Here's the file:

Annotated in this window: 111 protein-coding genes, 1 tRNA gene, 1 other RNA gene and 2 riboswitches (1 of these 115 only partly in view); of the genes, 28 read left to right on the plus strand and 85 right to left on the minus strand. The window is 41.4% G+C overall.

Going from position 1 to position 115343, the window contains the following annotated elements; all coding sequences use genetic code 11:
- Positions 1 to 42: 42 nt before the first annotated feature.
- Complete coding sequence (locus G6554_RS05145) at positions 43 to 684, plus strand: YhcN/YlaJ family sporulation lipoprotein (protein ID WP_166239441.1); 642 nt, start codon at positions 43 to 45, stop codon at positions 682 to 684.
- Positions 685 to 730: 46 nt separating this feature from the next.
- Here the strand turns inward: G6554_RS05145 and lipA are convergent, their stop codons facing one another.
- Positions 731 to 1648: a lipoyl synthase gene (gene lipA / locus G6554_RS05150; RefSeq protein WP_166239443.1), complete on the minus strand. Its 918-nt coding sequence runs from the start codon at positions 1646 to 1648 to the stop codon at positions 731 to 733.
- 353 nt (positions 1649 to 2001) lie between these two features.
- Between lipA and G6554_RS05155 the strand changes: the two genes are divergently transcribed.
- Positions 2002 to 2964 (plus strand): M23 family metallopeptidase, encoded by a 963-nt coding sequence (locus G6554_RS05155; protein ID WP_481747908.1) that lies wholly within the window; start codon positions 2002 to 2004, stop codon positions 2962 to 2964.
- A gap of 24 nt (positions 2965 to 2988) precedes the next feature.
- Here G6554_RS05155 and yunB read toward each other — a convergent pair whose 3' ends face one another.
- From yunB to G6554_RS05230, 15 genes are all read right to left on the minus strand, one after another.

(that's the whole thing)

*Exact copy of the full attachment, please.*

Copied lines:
Annotated in this window: 111 protein-coding genes, 1 tRNA gene, 1 other RNA gene and 2 riboswitches (1 of these 115 only partly in view); of the genes, 28 read left to right on the plus strand and 85 right to left on the minus strand. The window is 41.4% G+C overall.

Going from position 1 to position 115343, the window contains the following annotated elements; all coding sequences use genetic code 11:
- Positions 1 to 42: 42 nt before the first annotated feature.
- Complete coding sequence (locus G6554_RS05145) at positions 43 to 684, plus strand: YhcN/YlaJ family sporulation lipoprotein (protein ID WP_166239441.1); 642 nt, start codon at positions 43 to 45, stop codon at positions 682 to 684.
- Positions 685 to 730: 46 nt separating this feature from the next.
- Here the strand turns inward: G6554_RS05145 and lipA are convergent, their stop codons facing one another.
- Positions 731 to 1648: a lipoyl synthase gene (gene lipA / locus G6554_RS05150; RefSeq protein WP_166239443.1), complete on the minus strand. Its 918-nt coding sequence runs from the start codon at positions 1646 to 1648 to the stop codon at positions 731 to 733.
- 353 nt (positions 1649 to 2001) lie between these two features.
- Between lipA and G6554_RS05155 the strand changes: the two genes are divergently transcribed.
- Positions 2002 to 2964 (plus strand): M23 family metallopeptidase, encoded by a 963-nt coding sequence (locus G6554_RS05155; protein ID WP_481747908.1) that lies wholly within the window; start codon positions 2002 to 2004, stop codon positions 2962 to 2964.
- A gap of 24 nt (positions 2965 to 2988) precedes the next feature.
- Here G6554_RS05155 and yunB read toward each other — a convergent pair whose 3' ends face one another.
- From yunB to G6554_RS05230, 15 genes are all read right to left on the minus strand, one after another.